United States District Court, D. Arizona
J. Markovich United States Magistrate Judge
before the Court is Defendant Pacific Urethanes, LLC’s
(“Pacific”) Motion to Dismiss Plaintiff’s
Third Amended Complaint. (Doc. 103). Pacific argues that the
Court lacks both specific and general personal jurisdiction
over it because it did not purposefully direct its business
activities at Arizona, nor does it have a systematic and
continuous presence in the state. In lieu of filing a
response, Plaintiff filed a Motion for Leave to Conduct
Limited Jurisdictional Discovery Re: Defendant Pacific
Urethanes, LLC’s Motion to Dismiss. (Doc. 107).
party seeking to invoke the court’s jurisdiction bears
the burden of establishing that jurisdiction exists.”
Scott v. Breeland, 792 F.2d 925, 927 (9th Cir. 1986)
(citing Data Disc, Inc. v. Systems Tech. Assocs.,
557 F.2d 1280, 1285 (9th Cir. 1977)). “When a defendant
moves to dismiss for lack of personal jurisdiction, the
plaintiff is ‘obligated to come forward with facts, by
affidavit or otherwise, supporting personal
jurisdiction.’” Id. (quoting Amba
Marketing Sys., Inc. v. Jobar Int’l, Inc., 551
F.2d 784, 787 (9th Cir. 1977)); see also Pebble Beach Co.
v. Caddy, 453 F.3d 1151, 1154 (9th Cir. 2006). “If
the district court decides the motion without an evidentiary
hearing . . . ‘then the plaintiff need only make a
prima facie showing of the jurisdictional
facts.’” Boschetto v. Hansing, 539 F.3d
1011, 1015 (9th Cir. 2008) (quoting Sher v. Johnson,
911 F.2d 1357, 1361 (9th Cir. 1990). “Uncontroverted
allegations in the plaintiff’s complaint must be taken
as true” and “‘[c]onflicts between the
parties over statements contained in affidavits must be
resolved in the plaintiff’s favor.’”
Id. (quoting Schwarzenegger v. Fred Martin Motor
Co., 374 F.3d 797, 800 (9th Cir. 2004)). However,
“[t]he mere allegations of a complaint, when
contradicted by affidavits, are not enough to confer personal
jurisdiction over a nonresident defendant.” Chem
Lab Products, Inc. v. Stepanek, 554 F.2d 371, 372 (9th
Cir. 1977) (citing Taylor v. Portland Paramount
Corp., 383 F.2d 634, 639 (9th Cir. 1967)).
court may permit discovery to aid in determining whether it
has in personam jurisdiction.” Data Tech, 557
F.2d at 1285 n. 1 (citing Wells Fargo & Co. v. Wells
Fargo Express Co., 556 F.2d 406, 430 n. 24 (9th Cir.
1977)). “‘[W]here a plaintiff’s claim of
personal jurisdiction appears to be both attenuated and based
on bare allegations in the face of specific denials made by
the defendants, the Court need not permit even limited
discovery . . .’” Terracom v. Valley
Nat. Bank, 49 F.3d 555, 562 (9th Cir. 1995) (quoting
Rich v. KIS Cal., Inc., 121 F.R.D. 254, 259 (M.D.
N.C. 1988)). However, “[d]iscovery may be appropriately
granted where pertinent facts bearing on the question of
jurisdiction are controverted or where a more satisfactory
showing of the facts is necessary.” Data Disc,
557 F.2d at 1285 n. 1.
Plaintiff contends that he needs additional time to conduct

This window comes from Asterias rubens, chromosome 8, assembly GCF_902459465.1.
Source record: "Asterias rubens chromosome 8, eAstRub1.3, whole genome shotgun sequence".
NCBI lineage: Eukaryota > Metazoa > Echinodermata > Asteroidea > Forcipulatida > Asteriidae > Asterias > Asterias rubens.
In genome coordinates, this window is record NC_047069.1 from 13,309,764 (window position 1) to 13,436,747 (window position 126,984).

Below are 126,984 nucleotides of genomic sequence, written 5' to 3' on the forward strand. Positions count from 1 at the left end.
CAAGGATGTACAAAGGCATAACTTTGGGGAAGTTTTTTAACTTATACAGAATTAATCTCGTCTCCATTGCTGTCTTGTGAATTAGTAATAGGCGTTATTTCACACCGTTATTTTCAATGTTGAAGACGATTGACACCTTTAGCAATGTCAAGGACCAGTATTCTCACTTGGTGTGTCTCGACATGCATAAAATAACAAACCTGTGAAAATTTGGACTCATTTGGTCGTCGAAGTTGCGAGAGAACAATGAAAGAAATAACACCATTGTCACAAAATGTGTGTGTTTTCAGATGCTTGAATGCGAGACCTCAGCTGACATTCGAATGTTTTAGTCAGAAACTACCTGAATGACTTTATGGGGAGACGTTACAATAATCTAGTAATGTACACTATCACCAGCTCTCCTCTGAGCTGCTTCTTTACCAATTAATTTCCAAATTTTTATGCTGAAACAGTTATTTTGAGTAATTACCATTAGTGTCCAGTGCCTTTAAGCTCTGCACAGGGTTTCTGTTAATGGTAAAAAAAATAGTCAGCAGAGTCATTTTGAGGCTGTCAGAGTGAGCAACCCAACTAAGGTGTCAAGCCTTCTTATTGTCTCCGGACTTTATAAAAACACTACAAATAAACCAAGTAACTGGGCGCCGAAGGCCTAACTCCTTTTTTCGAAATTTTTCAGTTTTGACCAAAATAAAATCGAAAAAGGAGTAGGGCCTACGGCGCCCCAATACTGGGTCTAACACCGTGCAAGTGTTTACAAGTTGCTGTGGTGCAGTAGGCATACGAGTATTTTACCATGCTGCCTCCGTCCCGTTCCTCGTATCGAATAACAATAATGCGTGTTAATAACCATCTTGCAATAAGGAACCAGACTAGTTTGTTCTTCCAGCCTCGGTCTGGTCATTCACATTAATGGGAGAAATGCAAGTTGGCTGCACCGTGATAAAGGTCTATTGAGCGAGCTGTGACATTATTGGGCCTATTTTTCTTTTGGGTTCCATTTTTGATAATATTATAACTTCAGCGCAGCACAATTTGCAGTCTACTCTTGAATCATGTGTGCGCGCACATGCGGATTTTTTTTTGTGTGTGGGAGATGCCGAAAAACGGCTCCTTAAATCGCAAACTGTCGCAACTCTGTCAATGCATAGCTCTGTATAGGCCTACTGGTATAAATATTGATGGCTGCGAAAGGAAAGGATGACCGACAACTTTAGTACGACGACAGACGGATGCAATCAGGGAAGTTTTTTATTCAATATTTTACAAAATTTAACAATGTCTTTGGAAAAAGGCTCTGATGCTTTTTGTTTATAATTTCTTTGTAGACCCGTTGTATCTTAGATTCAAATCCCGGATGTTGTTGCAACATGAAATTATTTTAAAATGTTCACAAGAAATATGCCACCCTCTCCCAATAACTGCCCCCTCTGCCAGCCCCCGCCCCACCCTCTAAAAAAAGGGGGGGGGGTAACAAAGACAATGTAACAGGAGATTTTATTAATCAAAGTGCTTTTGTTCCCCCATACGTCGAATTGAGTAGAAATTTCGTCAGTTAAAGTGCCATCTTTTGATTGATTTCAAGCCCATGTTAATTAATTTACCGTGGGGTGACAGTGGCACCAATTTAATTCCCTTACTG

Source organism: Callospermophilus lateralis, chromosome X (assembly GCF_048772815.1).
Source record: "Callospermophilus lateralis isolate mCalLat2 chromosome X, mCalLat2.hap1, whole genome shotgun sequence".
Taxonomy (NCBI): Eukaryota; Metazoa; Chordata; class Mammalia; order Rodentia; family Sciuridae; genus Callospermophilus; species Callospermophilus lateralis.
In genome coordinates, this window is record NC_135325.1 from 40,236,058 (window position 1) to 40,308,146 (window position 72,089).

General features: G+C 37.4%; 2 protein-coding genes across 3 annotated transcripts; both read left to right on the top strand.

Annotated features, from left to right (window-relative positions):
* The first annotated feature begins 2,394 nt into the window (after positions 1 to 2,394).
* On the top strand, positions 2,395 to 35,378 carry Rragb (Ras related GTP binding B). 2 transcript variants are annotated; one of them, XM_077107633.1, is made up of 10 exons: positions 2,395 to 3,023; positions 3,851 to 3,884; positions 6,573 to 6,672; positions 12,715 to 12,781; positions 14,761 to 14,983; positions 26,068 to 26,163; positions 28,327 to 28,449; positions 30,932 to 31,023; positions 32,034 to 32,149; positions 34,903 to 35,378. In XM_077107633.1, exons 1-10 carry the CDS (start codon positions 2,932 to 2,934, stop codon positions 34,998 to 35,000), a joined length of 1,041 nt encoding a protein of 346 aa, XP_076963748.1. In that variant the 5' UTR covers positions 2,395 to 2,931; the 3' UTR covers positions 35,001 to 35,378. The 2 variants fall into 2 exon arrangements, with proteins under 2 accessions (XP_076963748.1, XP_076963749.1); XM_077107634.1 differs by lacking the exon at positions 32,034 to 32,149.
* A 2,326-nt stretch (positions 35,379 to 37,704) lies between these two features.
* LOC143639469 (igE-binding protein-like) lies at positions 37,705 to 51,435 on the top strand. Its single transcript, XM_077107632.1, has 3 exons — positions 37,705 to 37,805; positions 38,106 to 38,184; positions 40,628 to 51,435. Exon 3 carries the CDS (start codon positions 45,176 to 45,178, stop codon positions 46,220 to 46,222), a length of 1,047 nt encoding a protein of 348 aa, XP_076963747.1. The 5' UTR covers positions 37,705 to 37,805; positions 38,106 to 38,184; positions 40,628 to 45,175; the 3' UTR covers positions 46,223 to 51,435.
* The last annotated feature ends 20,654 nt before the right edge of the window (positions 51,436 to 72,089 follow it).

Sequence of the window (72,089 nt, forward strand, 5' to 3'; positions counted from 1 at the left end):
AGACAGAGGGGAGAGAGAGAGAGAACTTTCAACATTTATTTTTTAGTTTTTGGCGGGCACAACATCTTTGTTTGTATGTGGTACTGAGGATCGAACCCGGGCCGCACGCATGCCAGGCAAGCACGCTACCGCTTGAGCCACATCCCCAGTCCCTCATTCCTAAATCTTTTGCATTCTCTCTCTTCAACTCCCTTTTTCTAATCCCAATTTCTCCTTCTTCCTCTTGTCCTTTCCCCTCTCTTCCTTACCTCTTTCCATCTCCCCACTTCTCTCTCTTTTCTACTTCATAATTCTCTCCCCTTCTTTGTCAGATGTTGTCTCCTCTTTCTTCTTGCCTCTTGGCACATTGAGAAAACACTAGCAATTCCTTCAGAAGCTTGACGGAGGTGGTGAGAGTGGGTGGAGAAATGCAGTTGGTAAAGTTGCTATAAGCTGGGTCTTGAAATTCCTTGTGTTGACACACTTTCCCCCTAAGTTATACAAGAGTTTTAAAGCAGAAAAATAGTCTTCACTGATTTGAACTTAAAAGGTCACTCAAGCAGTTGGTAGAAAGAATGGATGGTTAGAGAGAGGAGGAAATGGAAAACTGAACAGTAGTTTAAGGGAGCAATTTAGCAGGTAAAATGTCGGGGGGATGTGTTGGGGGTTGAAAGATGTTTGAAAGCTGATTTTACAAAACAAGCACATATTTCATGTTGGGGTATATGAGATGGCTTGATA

limited jurisdictional discovery before responding to
Pacific’s motion to dismiss. Plaintiff states that his
products liability claim against Pacific is based on
Pacific’s alleged manufacturing of defective foam that
was used in the foam pit at Get Air Tucson. Plaintiff further
states that, based on Quality Foam & Fiber Products,
Inc.’s initial disclosure, “it seems that the
order for the foam blocks was made by Val Iverson, the owner
of the Get Air venture, to or through Quality, and that
Quality then contracted with Pacific for the foam
material.” (Doc. 107 at 3). Plaintiff urges the Court
to allow him time “to conduct discovery aimed
specifically at the contentions contained in Mr.
Nance’s [the president of Pacific] affidavit, ”
wherein Mr. Nance alleges that Pacific has had limited
business dealings with Arizona and had no knowledge that its
foam was going to be used at Get Air Tucson. Id. at
4. Plaintiff intends to depose both Mr. Nance and “a
representative from Quality who would have the most knowledge
about this order for foam blocks made by Val Iverson, ”
and also states that it may be necessary to depose Mr.
Iverson, depending on what information is gleaned from the
other two depositions. Id. at 4-5. In response to
Pacific’s claims that Plaintiff does not explain what
specific jurisdictional facts he needs to discover, Plaintiff
states that he will “investigate the business dealings
and contact Pacific has had with Arizona, as well as what
Pacific (not just Mr. Nance) knew or should have known about
the intended use of the foam material it manufactured upon
the order of Quality and Mr. Iverson.” (Doc. 111 at 6).
the contacts between Pacific and Arizona appear to be
attenuated, the Court finds that further discovery should
establish one way or another whether the foam produced by
Pacific fortuitously made its way to Arizona, or was
purposely directed to the state. The Court therefore
concludes that limited discovery, narrowly tailored to the
issue of Pacific’s contacts with Arizona, is
appropriate in this case.
IT IS HEREBY ORDERED granting Plaintiff’s Motion for
Leave to Conduct Limited Jurisdictional Discovery Re:
Defendant Pacific Urethanes, LLC’s Motion to Dismiss.
(Doc. 107). Plaintiff may depose Mr. Nance, a representative
of Quality Foam & Fiber Products, Inc., and Val Iverson.
Plaintiff shall have 120 days, up to and including October
10, 2016, to conduct this ...